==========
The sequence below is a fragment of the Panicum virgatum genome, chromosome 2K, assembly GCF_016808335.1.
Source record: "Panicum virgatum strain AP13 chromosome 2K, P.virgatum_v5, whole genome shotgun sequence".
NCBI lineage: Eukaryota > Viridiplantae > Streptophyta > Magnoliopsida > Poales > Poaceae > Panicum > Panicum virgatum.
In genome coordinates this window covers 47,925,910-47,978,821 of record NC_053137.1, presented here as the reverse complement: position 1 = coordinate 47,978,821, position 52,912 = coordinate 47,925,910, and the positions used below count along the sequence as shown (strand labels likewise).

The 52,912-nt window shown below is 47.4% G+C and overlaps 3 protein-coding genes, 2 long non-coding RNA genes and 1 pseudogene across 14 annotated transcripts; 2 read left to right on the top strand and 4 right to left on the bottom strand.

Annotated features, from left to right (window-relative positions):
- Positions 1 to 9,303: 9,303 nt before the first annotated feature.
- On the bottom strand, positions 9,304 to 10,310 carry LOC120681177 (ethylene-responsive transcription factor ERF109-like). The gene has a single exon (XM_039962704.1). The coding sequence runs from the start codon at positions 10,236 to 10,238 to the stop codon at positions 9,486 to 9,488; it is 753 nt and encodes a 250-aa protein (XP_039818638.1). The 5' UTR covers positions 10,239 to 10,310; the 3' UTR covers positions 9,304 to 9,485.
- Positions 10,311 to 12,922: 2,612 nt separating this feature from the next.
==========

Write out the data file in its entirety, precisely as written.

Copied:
The sequence below is a fragment of the Panicum virgatum genome, chromosome 2K, assembly GCF_016808335.1.
Source record: "Panicum virgatum strain AP13 chromosome 2K, P.virgatum_v5, whole genome shotgun sequence".
NCBI lineage: Eukaryota > Viridiplantae > Streptophyta > Magnoliopsida > Poales > Poaceae > Panicum > Panicum virgatum.
In genome coordinates this window covers 47,925,910-47,978,821 of record NC_053137.1, presented here as the reverse complement: position 1 = coordinate 47,978,821, position 52,912 = coordinate 47,925,910, and the positions used below count along the sequence as shown (strand labels likewise).

The 52,912-nt window shown below is 47.4% G+C and overlaps 3 protein-coding genes, 2 long non-coding RNA genes and 1 pseudogene across 14 annotated transcripts; 2 read left to right on the top strand and 4 right to left on the bottom strand.

Annotated features, from left to right (window-relative positions):
- Positions 1 to 9,303: 9,303 nt before the first annotated feature.
- On the bottom strand, positions 9,304 to 10,310 carry LOC120681177 (ethylene-responsive transcription factor ERF109-like). The gene has a single exon (XM_039962704.1). The coding sequence runs from the start codon at positions 10,236 to 10,238 to the stop codon at positions 9,486 to 9,488; it is 753 nt and encodes a 250-aa protein (XP_039818638.1). The 5' UTR covers positions 10,239 to 10,310; the 3' UTR covers positions 9,304 to 9,485.
- Positions 10,311 to 12,922: 2,612 nt separating this feature from the next.